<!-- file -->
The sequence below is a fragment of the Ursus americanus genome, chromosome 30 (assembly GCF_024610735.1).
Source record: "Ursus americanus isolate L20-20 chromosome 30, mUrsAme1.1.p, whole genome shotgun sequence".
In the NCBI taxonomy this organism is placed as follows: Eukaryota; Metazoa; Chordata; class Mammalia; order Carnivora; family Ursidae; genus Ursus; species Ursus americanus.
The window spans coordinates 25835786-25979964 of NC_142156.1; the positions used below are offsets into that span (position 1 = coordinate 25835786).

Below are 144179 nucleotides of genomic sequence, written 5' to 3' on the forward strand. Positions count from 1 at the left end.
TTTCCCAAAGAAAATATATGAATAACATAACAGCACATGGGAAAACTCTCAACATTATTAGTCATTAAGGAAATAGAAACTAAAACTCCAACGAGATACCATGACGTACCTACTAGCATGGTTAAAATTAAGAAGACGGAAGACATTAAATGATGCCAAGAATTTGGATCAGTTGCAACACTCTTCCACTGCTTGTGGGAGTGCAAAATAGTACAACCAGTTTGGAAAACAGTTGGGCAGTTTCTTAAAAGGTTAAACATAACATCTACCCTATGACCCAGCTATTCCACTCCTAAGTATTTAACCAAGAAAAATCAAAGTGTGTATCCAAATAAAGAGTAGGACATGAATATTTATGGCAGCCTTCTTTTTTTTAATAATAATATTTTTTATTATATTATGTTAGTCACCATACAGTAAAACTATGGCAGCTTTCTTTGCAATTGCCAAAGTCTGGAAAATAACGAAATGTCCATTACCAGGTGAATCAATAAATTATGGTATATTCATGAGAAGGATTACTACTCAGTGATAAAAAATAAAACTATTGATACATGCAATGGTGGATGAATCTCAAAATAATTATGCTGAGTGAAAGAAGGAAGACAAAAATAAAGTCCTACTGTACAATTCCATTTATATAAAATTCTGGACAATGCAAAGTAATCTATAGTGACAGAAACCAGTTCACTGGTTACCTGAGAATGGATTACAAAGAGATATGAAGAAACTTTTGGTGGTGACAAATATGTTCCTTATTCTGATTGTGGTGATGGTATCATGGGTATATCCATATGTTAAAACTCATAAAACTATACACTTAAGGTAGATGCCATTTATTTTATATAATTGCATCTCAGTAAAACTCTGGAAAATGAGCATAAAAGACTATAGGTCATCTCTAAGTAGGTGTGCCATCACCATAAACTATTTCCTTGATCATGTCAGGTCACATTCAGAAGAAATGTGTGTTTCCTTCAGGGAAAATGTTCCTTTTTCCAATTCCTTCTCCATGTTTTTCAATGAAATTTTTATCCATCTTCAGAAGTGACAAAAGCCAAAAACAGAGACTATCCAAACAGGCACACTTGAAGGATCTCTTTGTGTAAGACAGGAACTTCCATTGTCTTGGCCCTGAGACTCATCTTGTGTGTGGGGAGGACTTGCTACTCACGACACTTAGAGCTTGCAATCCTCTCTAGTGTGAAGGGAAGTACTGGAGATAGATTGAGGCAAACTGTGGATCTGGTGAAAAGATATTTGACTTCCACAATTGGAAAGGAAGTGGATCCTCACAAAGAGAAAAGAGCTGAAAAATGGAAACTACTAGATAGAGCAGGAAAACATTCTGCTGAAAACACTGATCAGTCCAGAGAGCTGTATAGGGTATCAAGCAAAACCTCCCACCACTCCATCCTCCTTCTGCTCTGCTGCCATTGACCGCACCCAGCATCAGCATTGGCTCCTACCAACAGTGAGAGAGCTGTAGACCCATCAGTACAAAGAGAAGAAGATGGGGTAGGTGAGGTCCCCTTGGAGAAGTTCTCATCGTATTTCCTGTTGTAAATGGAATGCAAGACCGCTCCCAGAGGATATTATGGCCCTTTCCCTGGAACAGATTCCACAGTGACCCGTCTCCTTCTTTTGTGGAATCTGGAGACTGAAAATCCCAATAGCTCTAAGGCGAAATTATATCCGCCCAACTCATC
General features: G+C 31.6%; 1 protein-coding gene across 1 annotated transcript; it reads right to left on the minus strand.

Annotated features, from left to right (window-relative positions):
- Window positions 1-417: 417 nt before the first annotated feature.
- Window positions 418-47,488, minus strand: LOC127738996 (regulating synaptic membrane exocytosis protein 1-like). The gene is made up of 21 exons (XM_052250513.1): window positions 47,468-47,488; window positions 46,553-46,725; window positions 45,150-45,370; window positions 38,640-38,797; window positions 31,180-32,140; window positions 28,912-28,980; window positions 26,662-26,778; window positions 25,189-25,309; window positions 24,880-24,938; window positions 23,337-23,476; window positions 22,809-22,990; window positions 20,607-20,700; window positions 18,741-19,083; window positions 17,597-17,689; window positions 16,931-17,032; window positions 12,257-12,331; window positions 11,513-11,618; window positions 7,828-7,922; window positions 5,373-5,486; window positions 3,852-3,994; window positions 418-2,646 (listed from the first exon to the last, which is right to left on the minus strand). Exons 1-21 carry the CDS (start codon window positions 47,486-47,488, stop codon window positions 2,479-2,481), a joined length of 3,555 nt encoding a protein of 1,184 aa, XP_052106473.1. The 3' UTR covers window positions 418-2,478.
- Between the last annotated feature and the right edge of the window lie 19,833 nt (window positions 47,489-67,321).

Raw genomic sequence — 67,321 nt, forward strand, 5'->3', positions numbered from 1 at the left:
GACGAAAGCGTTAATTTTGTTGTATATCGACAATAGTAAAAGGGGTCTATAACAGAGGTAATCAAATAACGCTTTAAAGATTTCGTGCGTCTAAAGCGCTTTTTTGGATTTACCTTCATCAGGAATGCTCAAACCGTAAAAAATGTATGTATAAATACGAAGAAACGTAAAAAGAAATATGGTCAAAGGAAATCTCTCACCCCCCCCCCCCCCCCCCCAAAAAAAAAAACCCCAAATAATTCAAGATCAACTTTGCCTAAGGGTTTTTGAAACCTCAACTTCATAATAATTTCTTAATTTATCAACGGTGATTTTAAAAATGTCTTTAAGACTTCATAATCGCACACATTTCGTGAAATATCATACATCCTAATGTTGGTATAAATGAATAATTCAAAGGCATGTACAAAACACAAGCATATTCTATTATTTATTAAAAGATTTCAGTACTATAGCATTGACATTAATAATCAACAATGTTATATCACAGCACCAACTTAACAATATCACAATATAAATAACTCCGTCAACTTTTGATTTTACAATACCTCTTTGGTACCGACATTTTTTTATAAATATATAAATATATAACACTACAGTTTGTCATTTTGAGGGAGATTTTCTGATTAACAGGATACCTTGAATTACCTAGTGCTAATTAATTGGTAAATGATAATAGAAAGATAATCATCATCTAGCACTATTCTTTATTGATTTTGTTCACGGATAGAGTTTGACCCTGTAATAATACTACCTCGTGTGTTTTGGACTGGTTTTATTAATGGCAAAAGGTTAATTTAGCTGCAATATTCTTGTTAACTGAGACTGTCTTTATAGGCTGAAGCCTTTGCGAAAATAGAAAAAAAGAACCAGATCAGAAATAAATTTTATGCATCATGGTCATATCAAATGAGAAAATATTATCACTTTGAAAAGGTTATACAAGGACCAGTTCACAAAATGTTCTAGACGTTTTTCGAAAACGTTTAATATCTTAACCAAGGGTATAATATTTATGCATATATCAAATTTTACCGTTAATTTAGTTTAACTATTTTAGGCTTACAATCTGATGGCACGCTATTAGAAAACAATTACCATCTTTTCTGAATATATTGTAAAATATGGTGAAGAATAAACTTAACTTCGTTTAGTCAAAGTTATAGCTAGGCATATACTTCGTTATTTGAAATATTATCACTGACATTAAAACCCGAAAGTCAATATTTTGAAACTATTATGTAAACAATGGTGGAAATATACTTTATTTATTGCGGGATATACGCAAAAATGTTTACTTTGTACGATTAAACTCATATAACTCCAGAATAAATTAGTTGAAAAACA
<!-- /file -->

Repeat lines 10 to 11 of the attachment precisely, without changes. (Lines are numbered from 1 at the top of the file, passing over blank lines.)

- Window positions 418-47,488, minus strand: LOC127738996 (regulating synaptic membrane exocytosis protein 1-like). The gene is made up of 21 exons (XM_052250513.1): window positions 47,468-47,488; window positions 46,553-46,725; window positions 45,150-45,370; window positions 38,640-38,797; window positions 31,180-32,140; window positions 28,912-28,980; window positions 26,662-26,778; window positions 25,189-25,309; window positions 24,880-24,938; window positions 23,337-23,476; window positions 22,809-22,990; window positions 20,607-20,700; window positions 18,741-19,083; window positions 17,597-17,689; window positions 16,931-17,032; window positions 12,257-12,331; window positions 11,513-11,618; window positions 7,828-7,922; window positions 5,373-5,486; window positions 3,852-3,994; window positions 418-2,646 (listed from the first exon to the last, which is right to left on the minus strand). Exons 1-21 carry the CDS (start codon window positions 47,486-47,488, stop codon window positions 2,479-2,481), a joined length of 3,555 nt encoding a protein of 1,184 aa, XP_052106473.1. The 3' UTR covers window positions 418-2,478.
- Between the last annotated feature and the right edge of the window lie 19,833 nt (window positions 47,489-67,321).